Containers Gain Fans: From Finance to Entertainment Worlds

Containers Gain Fans: From Finance to Entertainment Worlds

In the last several years, the hype surrounding containers has grown, but so has their usage. At th…
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LGBT Entertainment Shines With Announcement of Golden Globes Nominations

There’s much LGBT representation in the nominations, announced today. The nominations for the 73rd …
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Friday Focus: are referees really the A-League’s new ‘entertainment facilitators’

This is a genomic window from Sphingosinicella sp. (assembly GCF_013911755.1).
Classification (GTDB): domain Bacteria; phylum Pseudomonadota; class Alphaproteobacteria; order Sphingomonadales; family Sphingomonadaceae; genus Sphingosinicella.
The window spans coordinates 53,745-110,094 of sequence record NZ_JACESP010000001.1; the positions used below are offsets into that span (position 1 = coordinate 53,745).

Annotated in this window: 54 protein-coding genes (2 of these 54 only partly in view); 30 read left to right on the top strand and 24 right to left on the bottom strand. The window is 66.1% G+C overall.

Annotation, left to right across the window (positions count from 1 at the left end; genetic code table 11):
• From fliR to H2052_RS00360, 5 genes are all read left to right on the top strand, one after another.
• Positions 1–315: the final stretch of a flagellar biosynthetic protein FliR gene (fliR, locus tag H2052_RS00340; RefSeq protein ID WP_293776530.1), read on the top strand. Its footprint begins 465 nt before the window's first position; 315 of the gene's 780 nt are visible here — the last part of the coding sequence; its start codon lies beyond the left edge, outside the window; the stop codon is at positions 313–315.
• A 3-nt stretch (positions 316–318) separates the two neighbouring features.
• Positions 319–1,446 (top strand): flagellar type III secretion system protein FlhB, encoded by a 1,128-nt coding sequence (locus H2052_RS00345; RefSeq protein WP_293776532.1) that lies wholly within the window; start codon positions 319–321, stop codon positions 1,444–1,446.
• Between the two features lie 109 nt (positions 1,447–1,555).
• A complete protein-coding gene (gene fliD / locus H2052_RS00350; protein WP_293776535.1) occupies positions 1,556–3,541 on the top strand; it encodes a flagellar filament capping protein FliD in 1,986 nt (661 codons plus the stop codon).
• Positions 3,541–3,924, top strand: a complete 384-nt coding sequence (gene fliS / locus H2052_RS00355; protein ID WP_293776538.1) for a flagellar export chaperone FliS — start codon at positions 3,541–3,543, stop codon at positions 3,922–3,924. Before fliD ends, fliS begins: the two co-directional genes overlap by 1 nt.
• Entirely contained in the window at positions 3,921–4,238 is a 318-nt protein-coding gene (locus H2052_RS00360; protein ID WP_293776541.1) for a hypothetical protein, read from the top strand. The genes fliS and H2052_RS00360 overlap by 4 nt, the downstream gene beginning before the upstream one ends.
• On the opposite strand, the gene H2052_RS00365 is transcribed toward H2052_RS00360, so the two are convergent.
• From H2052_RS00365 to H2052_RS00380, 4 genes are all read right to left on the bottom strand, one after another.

W hat word would you use to describe an A-League referee? Simmer down at the back, this is a serious question. Official? Timekeeper? How about facilitator? That’s the description FFA director of referees Ben Wilson uses most frequently in conversation with Guardian Australia as he addresses an A-League season that’s placing unprecedented demands on the men in black to facilitate entertainment. “There’s been a significant increase in the number of fouls and consequently the number of yellow cards this year,” Wilson notes. “I think I saw a statistic that indicated it was a 27% increase, which would probably sound about right.” Unsurprisingly, this upsurge in interruptions has at times impacted on the competition’s aesthetic. According to Wilson, “this has come about from teams changing their playing style and their tactics more than any specific directives we’ve given to referees.” The tactical adjustment reflects the growing emphasis on transition. The benefits of transitioning quickly from defence to attack are obvious. By slingshotting up the field at speed the opposition is off guard, the defence is less likely to outnumber the attack and there is space to exploit around and behind defensive lines. As attacking transition gains prominence, defensive responses necessarily follow suit. The immediate objective is to nip attacks in the bud before they penetrate deep into dangerous territory, by whatever means necessary. An innocuous looking foul around halfway may have significant strategic importance, but its location means the likely penalty for the offender is an insignificant disincentive. “We spoke about this in the pre-season,” Wilson explains. “Tactical fouls in the centre third or players delaying the restart in the centre third and that was a focus of the pre-season visits to clubs and the presentations we made to them. “We spoke to referees a lot about the entertainment aspect of the league and their role in facilitating an entertaining game. We can only officiate the match that comes before us and if teams are intent on committing those fouls in transition then we don’t have much choice but to blow the whistle.” Last month’s grim 0-0 draw between Sydney FC and Wellington Phoenix is a case in point. “Foul after foul disrupted the rhythm of play,” according to the match report of the stalemate. “Little discernible quality,” and “ugliness” featured in Fairfax’s account. “After the Sydney FC versus Wellington Phoenix match I sent out a note to all of our referees to reinforce our agreed approach to refereeing this season and to urge them to deal with this tactical fouling,” Wilson said. “That was sent out to clubs as well so they’re aware of our stance and that additional information has been given to referees as to how to handle those types of matches.” That kind of additional information can be seen in another prominent example from earlier in the season. There may have been some sour grapes behind John Aloisi’s charge of anti-football against Melbourne City following their 1-1 draw at Suncorp Stadium, but the refereeing team on the ground were aware of City’s strategy and did what they could to keep the game moving. “The team of referees work together to identify specific players that may be targeted by the opposition. If there’s a key player on one team and the opponents are taking it in turn to foul them then we want to stamp that out.” A Venn diagram showing the overlap between Melbourne City fouls, challenges on Thomas Broich and yellow cards issued would support Wilson’s assertion. “FFA is focussed on entertainment and the A-League being an entertaining product for fans,” says Wilson. “Referees have a role to play. We try to facilitate an entertaining game by not penalising trivial fouls if we can let the game flow and play advantage where we can, and be strong and take action against players who are preventing entertainment by deliberate or tactical fouls.” His next point is salient, and one sure to raise the eyebrow of a supporter or two. “The referees understand football and they’re much happier if they can be involved in a match that’s entertaining and has as little involvement from them as possible. They take no pleasure in having to be the centre of attention if they can avoid it.” But what can referees do to improve the spectacle without the cooperation of players and coaches? Wilson explains: “To reinforce our expectations at the start of the match with the captains that there’s a big audience watching. That we’re going to be tougher on the fouls that aren’t really football fouls, the holding, the tactical fouls in transition. And that we’re identifying players that are persistently infringing. “If that isn’t working we want to make a public show of action and grabbing the two captains and letting them know they’re ruining the game and to get them to stop fouling and having us caution players left right and centre.” The sight of referees engaging with players mid-pitch is an increasing and welcome one. A-League referees have not enjoyed personable reputations and regardless of the veracity, stories such as Ben Williams’s run-in with Nick Hegarty are all too believable. “Plenty of people feel that referees are difficult to talk to,” Wilson responds candidly. “We have been trying to address that in a number of cases, but in some ways it’s difficult to coach personality. Body language is key to refereeing. You can convey a lot with a frown or a smile or a strong signal or a relaxed body stance. All we can do is play our roles and speak to players on match day and try to influence them as best we can but ultimately the coaches are responsible for the style their teams play.” Reference to coaches in this context is important as the perception of a match and specifically the performance of a referee can be shaped quickly by a strong opinion in the immediate aftermath of a contest. Aloisi’s anti-football soundbite for example. Or Graham Arnold nominating Steve Corica to satisfy Sydney FC’s media obligations following the Phoenix draw. “He’s a little bit frustrated with how things went and a few of the decisions that were made,” Corica told the press. “There were a lot throughout the game he was frustrated with. The amount of fouls that we gave away, maybe a couple of penalty calls didn’t go our way. I thought they were a bit harsh.” Coaches will speak into a range of microphones in the minutes after the final whistle. The referee, often by now the subject of public criticism, will likely face none. It may be in their interest to find one. “Fox Sports is working with FFA. They want to see referees publicly discuss contentious decisions after games and we’ve moved to enable that,” reveals Wilson. “Our full time referees especially have had media training and they’re prepared and ready to answer questions from commentators on the ground after the match and potentially on camera. There hasn’t been too much at this stage because Fox Sports don’t want to make it a show about refereeing decisions so they’re using it fairly judiciously…but we don’t want the narrative of the weekend to be all about refereeing and referee decisions.” It would be difficult in such circumstances for Chris Beath, the Sydney versus Wellington referee, to articulate his reasoning for each of the 43 fouls he identified, but his interpretation of the mood of the game and the mindset of the players would add plenty to the debate. Although as Wilson remarks knowingly, “A good round is where there’s as little discussion as possible about refereeing decisions. If matches have been played and people haven’t noticed the referee, that’s good for us.” For the good of the competition, a few rounds of A-League referees passing unnoticed would not go amiss.